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Sequential Circuits Split-8

Analog Polyphonic Synthesizer

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Sequential Circuits Split-8
Sequential Circuits Split-8
1 200.00 street price

In 1983 Sequential Circuits focused on the Japanese market, dominated by Yamaha, Roland and Korg. To launch the product aimed at a Japanese buyer, local factories were given the original operating system of Six-Trak synthesizer and Curtis CEM3394 chip. After a while, Japanese developers introduced a synthesizer called Pro-8. And after making minor changes which the management demanded to introduce, Split-8 appeared on the shelves.

Split-8 is an extended version of Six-Trak. The external design of the synthesizer underwent the greatest change - its housing reminds more of Roland synthesizers than of Minimoog, the classic design of which used to be based on Sequential Circuits.

The internal architecture remained practically unchanged: the microprocessor Z80 controls an analog circuit based on CEM3394 via DACs. The CEM3394 chip is a "monophonic synthesizer", which contains: VCO, VCA and VCF.

Split-8 features:

One voltage-controlled oscillator (VCO) for each of the eight voices. Switches are used to set any combination of triangular, sawtooth and square wave. Pulse width modulation (PWM) is available.

For each voice, the coarse tuning is available within four octaves as well as the fine tuning.

Programmable "poly mod" allows the audio output of one voice to feed another's VCF. In this case, the polyphony is reduced to four voices.

The voltage-controlled low-pass filter (LP VCF) has a four-stage structure with a slope of 24 dB per octave. Cutoff, resonance and modulation depth adjustments are available. A keyboard tracking mode is also provided (higher notes have a higher cutoff frequency).

The low-frequency oscillator (LFO) produces a triangular or rectangular waveform in the range from 0.25 to 20 Hz. It can be used to modulate the cutoff frequency of VCF, the pitch of the VCO and the pulse-width modulation.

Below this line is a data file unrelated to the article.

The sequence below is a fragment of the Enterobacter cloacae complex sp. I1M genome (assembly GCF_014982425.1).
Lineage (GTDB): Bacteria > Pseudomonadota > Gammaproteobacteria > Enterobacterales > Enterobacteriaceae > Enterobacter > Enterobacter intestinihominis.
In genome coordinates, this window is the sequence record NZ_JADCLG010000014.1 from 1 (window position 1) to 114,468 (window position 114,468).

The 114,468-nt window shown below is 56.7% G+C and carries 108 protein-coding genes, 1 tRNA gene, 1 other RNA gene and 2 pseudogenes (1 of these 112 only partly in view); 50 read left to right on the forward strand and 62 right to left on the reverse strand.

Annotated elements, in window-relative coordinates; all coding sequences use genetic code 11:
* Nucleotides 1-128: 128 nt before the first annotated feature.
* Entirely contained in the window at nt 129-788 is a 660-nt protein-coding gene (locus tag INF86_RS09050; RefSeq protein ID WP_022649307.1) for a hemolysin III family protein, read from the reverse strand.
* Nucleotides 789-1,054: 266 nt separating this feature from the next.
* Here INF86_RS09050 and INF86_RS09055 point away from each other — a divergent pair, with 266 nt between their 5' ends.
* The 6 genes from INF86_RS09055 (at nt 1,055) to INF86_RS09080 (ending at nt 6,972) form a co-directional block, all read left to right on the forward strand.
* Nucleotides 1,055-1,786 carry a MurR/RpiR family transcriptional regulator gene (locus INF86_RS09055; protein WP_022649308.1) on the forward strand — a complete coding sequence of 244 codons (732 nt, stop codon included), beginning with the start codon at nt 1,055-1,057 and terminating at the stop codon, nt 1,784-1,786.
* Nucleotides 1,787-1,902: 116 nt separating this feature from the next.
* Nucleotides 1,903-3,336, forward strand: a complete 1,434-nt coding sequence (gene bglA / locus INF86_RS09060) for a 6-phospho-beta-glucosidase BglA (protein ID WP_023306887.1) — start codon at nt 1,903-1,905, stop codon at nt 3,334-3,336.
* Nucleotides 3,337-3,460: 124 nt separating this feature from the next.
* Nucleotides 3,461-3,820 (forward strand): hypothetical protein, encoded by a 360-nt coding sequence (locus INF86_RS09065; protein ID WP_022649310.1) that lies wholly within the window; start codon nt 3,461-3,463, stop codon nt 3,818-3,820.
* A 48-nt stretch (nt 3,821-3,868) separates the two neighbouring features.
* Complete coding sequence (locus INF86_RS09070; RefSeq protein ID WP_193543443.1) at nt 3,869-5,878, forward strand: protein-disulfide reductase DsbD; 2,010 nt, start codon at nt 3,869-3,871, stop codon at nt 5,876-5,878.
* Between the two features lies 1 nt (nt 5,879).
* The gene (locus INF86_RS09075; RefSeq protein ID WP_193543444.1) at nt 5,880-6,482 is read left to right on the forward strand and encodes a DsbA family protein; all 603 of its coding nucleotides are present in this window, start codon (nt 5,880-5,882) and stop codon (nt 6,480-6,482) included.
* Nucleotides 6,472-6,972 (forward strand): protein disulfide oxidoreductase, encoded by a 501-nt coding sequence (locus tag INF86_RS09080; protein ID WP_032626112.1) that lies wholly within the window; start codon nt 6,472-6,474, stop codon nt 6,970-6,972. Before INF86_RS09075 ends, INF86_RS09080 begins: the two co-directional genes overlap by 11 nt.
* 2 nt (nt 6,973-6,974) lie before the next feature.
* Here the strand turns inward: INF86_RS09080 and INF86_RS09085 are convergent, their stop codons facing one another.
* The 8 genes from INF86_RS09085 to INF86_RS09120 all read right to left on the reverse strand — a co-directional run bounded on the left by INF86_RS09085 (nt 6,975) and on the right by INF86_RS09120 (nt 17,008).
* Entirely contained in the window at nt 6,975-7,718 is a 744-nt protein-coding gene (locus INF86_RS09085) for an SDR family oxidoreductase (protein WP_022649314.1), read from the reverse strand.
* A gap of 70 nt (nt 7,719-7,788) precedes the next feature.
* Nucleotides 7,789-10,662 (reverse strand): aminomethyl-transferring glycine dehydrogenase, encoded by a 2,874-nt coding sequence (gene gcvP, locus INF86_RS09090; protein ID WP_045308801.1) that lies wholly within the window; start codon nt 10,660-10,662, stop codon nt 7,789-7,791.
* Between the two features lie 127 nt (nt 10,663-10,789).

ADSR envelope generators for VCF and VCA.

Keyboard "split" and "layer" functions are available.

Programmable chorus effect.

Full MIDI support, including downloading presets via the sysex protocol.

Unfortunately, at the time of Split-8 release, the market was not interested in analog synthesizers. Back then musicians wanted to have a "progressive FM-sound" featured two years earlier in Yamaha DX7.

Country of origin / production: Japan

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More info
Usage area
Usage Design/ Form Factor
With Keys 
Hybrid, Digital+Analog 
Analog Voices8
Tone Generator / Sound Synthesis
Oscillator Type VCO (Voltage Controlled Oscillator)
Oscillators' hard sync 
Oscillators per voice1
Waveform/ Spectral form (main generator) Pulse Width Modulation (PWM)
Waveform/ Spectral form (main generator) Triangle
Waveform/ Spectral form (main generator) Saw
Programs/ Voices/ Timbres
Voltage Controlled Filter (VCF) 
Low-pass Filter (LPF) 
Envelope Generator (EG)
Max Events Count800
Arpegiator/ Portamento
Arpegiator Mode Up
Arpegiator Mode Down
General MIDI (GM) 
MIDI in/ out
Type Synth Action
Number of Keys61
Display type TFT
Color resolution Monochrome
Built-in controllers
Pitch Bend Wheel 
Modulation Wheel 
Audio out
Analogue: 1/4" (6.35mm)3
Voltage 100-230(250)V
Voltage 50-60Hz
Power Supply Built-in, internal
Case/ body
Production start1984
Production end1985
Production ended

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